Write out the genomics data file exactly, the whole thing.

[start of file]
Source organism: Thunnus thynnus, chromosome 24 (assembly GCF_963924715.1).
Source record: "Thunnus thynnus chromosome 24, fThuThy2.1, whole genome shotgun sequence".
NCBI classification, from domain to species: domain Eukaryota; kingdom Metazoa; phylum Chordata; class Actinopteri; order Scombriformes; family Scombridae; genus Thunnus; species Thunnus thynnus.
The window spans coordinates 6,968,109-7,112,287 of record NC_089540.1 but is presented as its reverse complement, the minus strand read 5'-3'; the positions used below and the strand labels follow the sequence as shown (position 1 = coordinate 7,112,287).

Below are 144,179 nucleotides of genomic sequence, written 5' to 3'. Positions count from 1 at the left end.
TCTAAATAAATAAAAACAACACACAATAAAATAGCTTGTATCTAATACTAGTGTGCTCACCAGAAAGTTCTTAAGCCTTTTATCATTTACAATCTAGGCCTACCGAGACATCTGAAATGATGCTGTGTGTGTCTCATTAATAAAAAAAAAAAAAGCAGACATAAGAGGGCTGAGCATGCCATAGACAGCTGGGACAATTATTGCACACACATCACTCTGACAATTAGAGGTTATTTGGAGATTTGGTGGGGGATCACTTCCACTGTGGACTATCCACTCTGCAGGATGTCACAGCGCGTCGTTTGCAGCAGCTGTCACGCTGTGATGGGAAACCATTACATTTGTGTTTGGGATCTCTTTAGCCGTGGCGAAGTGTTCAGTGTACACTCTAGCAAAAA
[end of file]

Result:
Source organism: Thunnus thynnus, chromosome 24 (assembly GCF_963924715.1).
Source record: "Thunnus thynnus chromosome 24, fThuThy2.1, whole genome shotgun sequence".
NCBI classification, from domain to species: domain Eukaryota; kingdom Metazoa; phylum Chordata; class Actinopteri; order Scombriformes; family Scombridae; genus Thunnus; species Thunnus thynnus.
The window spans coordinates 6,968,109-7,112,287 of record NC_089540.1 but is presented as its reverse complement, the minus strand read 5'-3'; the positions used below and the strand labels follow the sequence as shown (position 1 = coordinate 7,112,287).

Below are 144,179 nucleotides of genomic sequence, written 5' to 3'. Positions count from 1 at the left end.
TCTAAATAAATAAAAACAACACACAATAAAATAGCTTGTATCTAATACTAGTGTGCTCACCAGAAAGTTCTTAAGCCTTTTATCATTTACAATCTAGGCCTACCGAGACATCTGAAATGATGCTGTGTGTGTCTCATTAATAAAAAAAAAAAAAGCAGACATAAGAGGGCTGAGCATGCCATAGACAGCTGGGACAATTATTGCACACACATCACTCTGACAATTAGAGGTTATTTGGAGATTTGGTGGGGGATCACTTCCACTGTGGACTATCCACTCTGCAGGATGTCACAGCGCGTCGTTTGCAGCAGCTGTCACGCTGTGATGGGAAACCATTACATTTGTGTTTGGGATCTCTTTAGCCGTGGCGAAGTGTTCAGTGTACACTCTAGCAAAAA